The goal of pct is to increase the accessibility and reproducibility of the data produced by the Propensity to Cycle Tool (PCT), a research project and web application hosted at For an overview of the data provided by the PCT, clicking on the previous link and trying it out is a great place to start. An academic paper on the PCT provides detail on the motivations for and methods underlying the project.

A major motivation behind the project was making transport evidence more accessible, encouraging evidence-based transport policies. The code base underlying the PCT is publicly available (see However, the code hosted there is not easy to run or reproduce, which is where this package comes in: it provides quick access to the data underlying the PCT and enables some of the key results to be reproduced quickly. It was developed primarily for educational purposes (including for upcoming PCT training courses) but it may be useful for people to build on the the methods, for example to create a scenario of cycling uptake in their town/city/region.

In summary, if you want to know how PCT works, be able to reproduce some of its results, and build scenarios of cycling uptake to inform transport policies enabling cycling in cities worldwide, this package is for you!


You can install the development version of the package as follows:


Load the package as follows:


Get PCT data

From feedback, we hear that the use of the data is critical in decision making. Therefore, one area where the package could be useful is making the data “easily” available to be processed.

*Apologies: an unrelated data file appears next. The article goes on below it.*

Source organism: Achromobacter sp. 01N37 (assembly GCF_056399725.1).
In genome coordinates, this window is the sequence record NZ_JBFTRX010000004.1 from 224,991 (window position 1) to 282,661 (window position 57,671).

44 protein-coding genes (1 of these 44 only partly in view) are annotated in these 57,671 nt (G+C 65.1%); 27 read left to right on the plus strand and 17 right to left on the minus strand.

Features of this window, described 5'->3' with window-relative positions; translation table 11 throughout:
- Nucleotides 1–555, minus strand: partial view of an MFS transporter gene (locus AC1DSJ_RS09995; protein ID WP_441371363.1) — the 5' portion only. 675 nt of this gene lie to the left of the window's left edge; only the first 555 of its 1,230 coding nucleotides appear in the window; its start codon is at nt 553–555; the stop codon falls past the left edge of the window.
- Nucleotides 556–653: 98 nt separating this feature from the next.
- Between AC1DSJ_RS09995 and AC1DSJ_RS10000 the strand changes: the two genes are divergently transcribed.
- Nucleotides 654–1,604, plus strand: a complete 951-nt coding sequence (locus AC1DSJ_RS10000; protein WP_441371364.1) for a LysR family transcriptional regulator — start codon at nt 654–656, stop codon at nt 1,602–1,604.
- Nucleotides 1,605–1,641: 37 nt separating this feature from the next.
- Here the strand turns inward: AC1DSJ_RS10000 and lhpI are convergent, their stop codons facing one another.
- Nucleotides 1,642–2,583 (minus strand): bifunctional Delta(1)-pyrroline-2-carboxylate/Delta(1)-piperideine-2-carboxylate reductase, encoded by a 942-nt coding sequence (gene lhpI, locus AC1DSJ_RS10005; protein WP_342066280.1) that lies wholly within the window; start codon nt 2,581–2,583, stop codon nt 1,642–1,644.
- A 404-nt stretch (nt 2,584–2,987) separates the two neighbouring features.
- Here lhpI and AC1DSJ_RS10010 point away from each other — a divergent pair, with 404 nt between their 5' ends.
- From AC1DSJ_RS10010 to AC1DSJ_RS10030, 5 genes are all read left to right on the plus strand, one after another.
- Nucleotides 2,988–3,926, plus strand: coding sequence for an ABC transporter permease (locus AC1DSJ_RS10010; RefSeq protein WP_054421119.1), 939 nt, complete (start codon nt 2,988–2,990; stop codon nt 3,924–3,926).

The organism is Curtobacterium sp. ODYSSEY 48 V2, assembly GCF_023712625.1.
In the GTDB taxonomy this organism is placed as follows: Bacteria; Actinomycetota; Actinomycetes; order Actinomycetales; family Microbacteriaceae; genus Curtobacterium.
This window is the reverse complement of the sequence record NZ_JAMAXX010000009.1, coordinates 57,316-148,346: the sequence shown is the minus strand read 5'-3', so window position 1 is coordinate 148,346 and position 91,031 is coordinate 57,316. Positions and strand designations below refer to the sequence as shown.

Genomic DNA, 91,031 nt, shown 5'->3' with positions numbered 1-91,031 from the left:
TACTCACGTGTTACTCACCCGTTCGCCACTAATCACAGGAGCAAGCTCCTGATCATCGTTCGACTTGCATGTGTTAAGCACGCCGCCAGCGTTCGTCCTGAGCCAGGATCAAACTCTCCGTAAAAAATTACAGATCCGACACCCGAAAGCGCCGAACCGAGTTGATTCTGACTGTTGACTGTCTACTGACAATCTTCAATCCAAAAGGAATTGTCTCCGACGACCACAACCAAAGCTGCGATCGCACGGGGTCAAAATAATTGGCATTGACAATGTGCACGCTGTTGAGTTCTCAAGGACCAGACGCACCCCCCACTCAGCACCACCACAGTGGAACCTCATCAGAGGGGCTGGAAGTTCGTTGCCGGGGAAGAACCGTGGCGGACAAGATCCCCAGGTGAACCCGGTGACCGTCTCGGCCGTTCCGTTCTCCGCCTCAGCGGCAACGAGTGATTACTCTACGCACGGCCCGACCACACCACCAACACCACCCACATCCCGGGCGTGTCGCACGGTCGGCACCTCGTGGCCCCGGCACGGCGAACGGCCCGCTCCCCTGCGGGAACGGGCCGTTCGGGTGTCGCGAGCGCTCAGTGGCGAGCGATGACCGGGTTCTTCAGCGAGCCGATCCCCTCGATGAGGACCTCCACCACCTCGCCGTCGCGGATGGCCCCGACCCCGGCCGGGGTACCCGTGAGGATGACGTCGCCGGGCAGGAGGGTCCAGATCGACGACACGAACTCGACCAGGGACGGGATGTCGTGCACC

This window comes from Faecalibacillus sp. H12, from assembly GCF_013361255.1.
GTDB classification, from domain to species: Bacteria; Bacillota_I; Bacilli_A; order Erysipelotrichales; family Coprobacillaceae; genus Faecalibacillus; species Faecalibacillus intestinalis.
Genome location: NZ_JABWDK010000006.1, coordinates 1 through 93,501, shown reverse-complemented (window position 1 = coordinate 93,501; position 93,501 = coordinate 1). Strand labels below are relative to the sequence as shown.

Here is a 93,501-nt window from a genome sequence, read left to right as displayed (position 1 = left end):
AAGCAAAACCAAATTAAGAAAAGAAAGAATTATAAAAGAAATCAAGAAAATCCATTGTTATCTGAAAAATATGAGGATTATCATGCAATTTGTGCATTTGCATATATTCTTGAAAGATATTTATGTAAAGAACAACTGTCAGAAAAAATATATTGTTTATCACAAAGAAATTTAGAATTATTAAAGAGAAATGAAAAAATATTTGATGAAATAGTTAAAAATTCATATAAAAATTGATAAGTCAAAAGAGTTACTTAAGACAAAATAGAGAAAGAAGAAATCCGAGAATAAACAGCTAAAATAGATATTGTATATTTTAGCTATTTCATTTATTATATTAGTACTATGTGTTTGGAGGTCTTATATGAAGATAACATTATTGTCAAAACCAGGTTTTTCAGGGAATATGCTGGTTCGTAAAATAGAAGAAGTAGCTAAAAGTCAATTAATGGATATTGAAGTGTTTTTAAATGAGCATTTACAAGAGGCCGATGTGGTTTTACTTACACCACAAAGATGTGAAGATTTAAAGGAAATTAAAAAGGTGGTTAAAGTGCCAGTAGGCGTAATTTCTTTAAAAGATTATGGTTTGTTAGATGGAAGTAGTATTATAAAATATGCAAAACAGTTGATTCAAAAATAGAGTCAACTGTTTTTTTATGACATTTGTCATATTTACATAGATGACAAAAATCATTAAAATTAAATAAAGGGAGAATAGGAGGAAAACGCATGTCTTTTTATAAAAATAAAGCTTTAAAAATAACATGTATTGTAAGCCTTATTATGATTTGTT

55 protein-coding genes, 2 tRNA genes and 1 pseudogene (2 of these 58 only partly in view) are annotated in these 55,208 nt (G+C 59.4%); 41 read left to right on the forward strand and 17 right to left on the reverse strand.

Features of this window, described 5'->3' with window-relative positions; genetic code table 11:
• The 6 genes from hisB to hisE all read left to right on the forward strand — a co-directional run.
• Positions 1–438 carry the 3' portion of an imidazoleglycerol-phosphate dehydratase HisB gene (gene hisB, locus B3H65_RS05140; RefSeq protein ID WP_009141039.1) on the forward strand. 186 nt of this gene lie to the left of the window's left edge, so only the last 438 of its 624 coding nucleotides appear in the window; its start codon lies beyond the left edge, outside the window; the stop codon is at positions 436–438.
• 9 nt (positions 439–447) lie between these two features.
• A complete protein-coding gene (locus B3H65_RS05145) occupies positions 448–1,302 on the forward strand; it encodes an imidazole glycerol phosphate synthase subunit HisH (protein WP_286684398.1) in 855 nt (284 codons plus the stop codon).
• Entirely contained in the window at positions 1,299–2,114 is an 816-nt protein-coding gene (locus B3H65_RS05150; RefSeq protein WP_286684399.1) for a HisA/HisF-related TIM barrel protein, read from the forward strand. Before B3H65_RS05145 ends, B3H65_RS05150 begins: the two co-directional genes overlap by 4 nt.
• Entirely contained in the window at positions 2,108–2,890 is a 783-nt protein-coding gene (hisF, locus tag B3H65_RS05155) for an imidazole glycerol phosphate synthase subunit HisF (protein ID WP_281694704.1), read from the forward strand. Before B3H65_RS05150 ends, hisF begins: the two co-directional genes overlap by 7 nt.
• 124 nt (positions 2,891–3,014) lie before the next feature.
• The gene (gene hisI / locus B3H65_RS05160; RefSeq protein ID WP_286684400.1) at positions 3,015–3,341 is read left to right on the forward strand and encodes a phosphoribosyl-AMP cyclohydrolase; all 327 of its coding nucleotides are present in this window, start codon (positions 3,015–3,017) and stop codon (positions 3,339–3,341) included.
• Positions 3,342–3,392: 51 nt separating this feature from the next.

• get_pct: the basic function to obtain data available here.

The rest of these should be self explanatory.

  • get_pct_centroids
  • get_pct_lines
  • get_pct_rnet
  • get_pct_routes_fast
  • get_pct_routes_quiet
  • get_pct_zones
  • uptake_pct_godutch
  • uptake_pct_govtarget

For example, to get the centroids in West Yorkshire:

centroids = get_pct_centroids(region = "west-yorkshire")
#> Loading required package: sp
plot(centroids[, "geo_name"])

Likewise to download the desire lines for “west-yorkshire”:

lines = get_pct_lines(region = "west-yorkshire")
lines = lines[order(lines$all, decreasing = TRUE), c("all")]
plot(lines[1:10,], lwd = 4)

Estimate cycling uptake

An important part of the PCT is its ability to create model scenarios of cycling uptake. Key to the PCT uptake model is ‘distance decay’, meaning that short trips are more likely to be cycled than long trips. The functions uptake_pct_govtarget() and uptake_pct_godutch() implement uptake models used in the PCT, which use distance and hilliness per desire line as inputs and output the proportion of people who could be expected to cycle if that scenario were realised. The scenarios of cycling uptake produced by these functions are not predictions of what will happen, but illustrative snapshots of what could happen if overall propensity to cycle reached a certain level. The uptake levels produced by Go Dutch and Government Target scenarios (which represent increases in cycling, not final levels) are illustrated in the graph below (other scenarios could be produced, see the source code see how these models work):